The first time I looked through Comfort Food Fix by Ellie Krieger, the Chicken and Biscuit Potpie recipe stood out as one of the more enticing ones. So when I decided to work my way through this cookbook in 2014, I was especially eager to whip up this potpie.
I planned this recipe for our Sunday evening supper before MLK Day. John and I both have the holiday off from work, so I knew I would not be feeling my usual night-before-work pressure to get in and get out of the kitchen. I could tell just from reading through the recipe ahead of time that it would be a time-consuming one, and this turned out to be the case. There are vegetables and herbs to chop, chicken to dice, and a biscuit crust to make from scratch. In addition, the potpie filling is first cooked in stages on the stove before being baked in the oven. I was glad I had on my comfy house-shoes while making this recipe, as I was up on my feet for over an hour before I finally slid the casserole dish into the oven.
Another reason that I was excited to try this recipe was because it finally forced me to use my 7-cup KitchenAid food processor for the first time since I purchased it over five years ago. I had been inexplicably intimidated by this slicing and dicing machine, so it had sat for years unpacked in my closet. When John and I moved into our current house after getting married, I finally opened the box and removed the food processor. Then it sat in the bottom of one of our kitchen cabinets for a year and a half. Until last night, that is! I dug out the manual, washed the various parts, and set it to whirling to make the biscuit crust. It was easy and straightforward, and I feel silly about the whole thing.
In contrast to my enthusiasm, I was a little nervous ahead of time about what my husband would think of this recipe. It calls for celery and fresh thyme, two ingredients that he has often professed not to be his favorites. Yet I wanted to try this recipe as written, so I kept in the celery and thyme. It was a night of firsts all around, as I not only used my food processor for the first time, but I also worked with fresh thyme, something else I had never done before. I loved the smell of the thyme as I removed the leaves from the stems, although I found the overall leaf-removal process to be somewhat of a pain.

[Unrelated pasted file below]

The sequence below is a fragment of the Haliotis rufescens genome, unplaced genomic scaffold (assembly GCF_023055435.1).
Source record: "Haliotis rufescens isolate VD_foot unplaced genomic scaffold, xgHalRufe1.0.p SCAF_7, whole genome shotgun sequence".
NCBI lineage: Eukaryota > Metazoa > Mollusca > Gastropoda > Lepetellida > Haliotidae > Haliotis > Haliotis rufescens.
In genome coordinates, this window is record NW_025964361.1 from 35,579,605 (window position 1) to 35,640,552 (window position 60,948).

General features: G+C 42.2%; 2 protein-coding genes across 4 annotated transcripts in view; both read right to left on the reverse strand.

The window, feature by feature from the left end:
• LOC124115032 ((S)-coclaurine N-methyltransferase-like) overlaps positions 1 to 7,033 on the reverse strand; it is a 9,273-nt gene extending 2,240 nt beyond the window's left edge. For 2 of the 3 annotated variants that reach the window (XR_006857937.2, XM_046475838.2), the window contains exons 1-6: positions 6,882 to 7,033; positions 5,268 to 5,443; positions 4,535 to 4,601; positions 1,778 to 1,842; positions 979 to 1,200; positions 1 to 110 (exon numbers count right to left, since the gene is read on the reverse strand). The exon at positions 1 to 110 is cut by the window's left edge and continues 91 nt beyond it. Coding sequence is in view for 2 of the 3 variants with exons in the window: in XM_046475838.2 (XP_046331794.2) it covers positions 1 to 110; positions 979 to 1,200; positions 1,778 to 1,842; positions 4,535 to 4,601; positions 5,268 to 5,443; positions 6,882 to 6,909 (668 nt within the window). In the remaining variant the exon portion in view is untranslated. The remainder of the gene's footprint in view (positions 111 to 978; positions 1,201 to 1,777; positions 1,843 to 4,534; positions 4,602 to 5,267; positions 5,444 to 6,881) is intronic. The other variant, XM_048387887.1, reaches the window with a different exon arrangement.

Despite all of the time and effort, this recipe earned a solid 4 stars. The vegetable-chicken-cream filling was spot-on: flavorful but not too rich. John wished for more of the biscuit topping (and frankly, so did I), but the lack of a complete crust is what makes the recipe reasonable, calorie-wise (one generous serving is 10 PointsPlus). The thyme and celery did not impede John’s enjoyment of the recipe, so next time I would make it the same way again (perhaps doubling the biscuit topping if I’m feeling indulgent). This potpie is comfort food at its best. While we ate, John and I exchanged stories of chicken potpies from our childhoods, and I left the dinner table with a warm, happy feeling in both my heart and stomach.
Comfort Food Fix recipes made: 5
Comfort Food Fix recipes still to make: 148
Chicken and Biscuit Potpie
For the filling:
Nonstick cooking spray
¾ teaspoon salt
½ teaspoon freshly ground black pepper
1½ pounds boneless, skinless chicken breasts, cut into 1/2-inch chunks
4 teaspoons olive oil
1 medium onion, chopped
2 medium carrots, chopped
2 celery stalks, chopped
½ pound green beans, trimmed and chopped into 1/2-inch pieces
2 cloves garlic, minced
1½ cups lowfat (1%) milk
¼ cup all-purpose flour
1 cup low-sodium chicken broth
1 cup peas, fresh or frozen (thawed)
1½ tablespoons fresh thyme leaves
For the biscuit crust:
½ cup whole-wheat pastry flour or whole-wheat flour
¼ cup all-purpose flour
¾ teaspoon baking powder
¼ teaspoon baking soda
¼ teaspoon salt
3 tablespoons cold unsalted butter, cut into small pieces
2 tablespoons canola oil
½ cup lowfat buttermilk
1. To make the filling: Preheat the oven to 375°F. Spray a large shallow casserole dish, or 6 individual casserole dishes with cooking spray.
2. Season the chicken with ¼ teaspoon each salt and pepper. In a large nonstick skillet, heat 2 teaspoons of the oil over a medium-high heat. Add the chicken to the pan and cook for 5 minutes, stirring occasionally. Transfer the chicken with its juices to a bowl.
3. Add 2 more teaspoons of oil to the same pan and heat it over a medium-high heat. Add the onions, carrots and celery and cook until the vegetables begin to soften, about 3 minutes. Add the green beans, garlic and remaining salt and pepper and cook for 2 minute more. Add the milk. Stir the flour into the broth until it is completely dissolved and add to the pan. Cook, stirring, until the mixture comes to a boil. Reduce the heat to medium-low and cook for 2 minutes more. Return the chicken with its juices back to the pan. Add the peas and thyme and stir to combine. Season with salt and pepper, to taste. Spoon the mixture into the baking dish or individual dishes.
4. To make the crust: Put the whole-wheat flour, all-purpose flour, baking powder, baking soda and salt into a food processor and pulse a few times to combine. Add the butter and pulse about 12 times, or until pebble sized pieces are formed.
5. In a small bowl or pitcher, whisk together the buttermilk and oil. Add the buttermilk-oil mixture to the food processor and pulse until just moistened. Do not over mix. Drop the batter in 6 mounds on top of the chicken mixture (1 mound on each individual dish, if using) spreading the batter out slightly. Bake until filling is bubbling and the biscuit topping is golden brown, about 20 minutes.
Yield: 6 servings (serving size: 1¾ cups or 1 individual potpie). Per serving, 10 PointsPlus.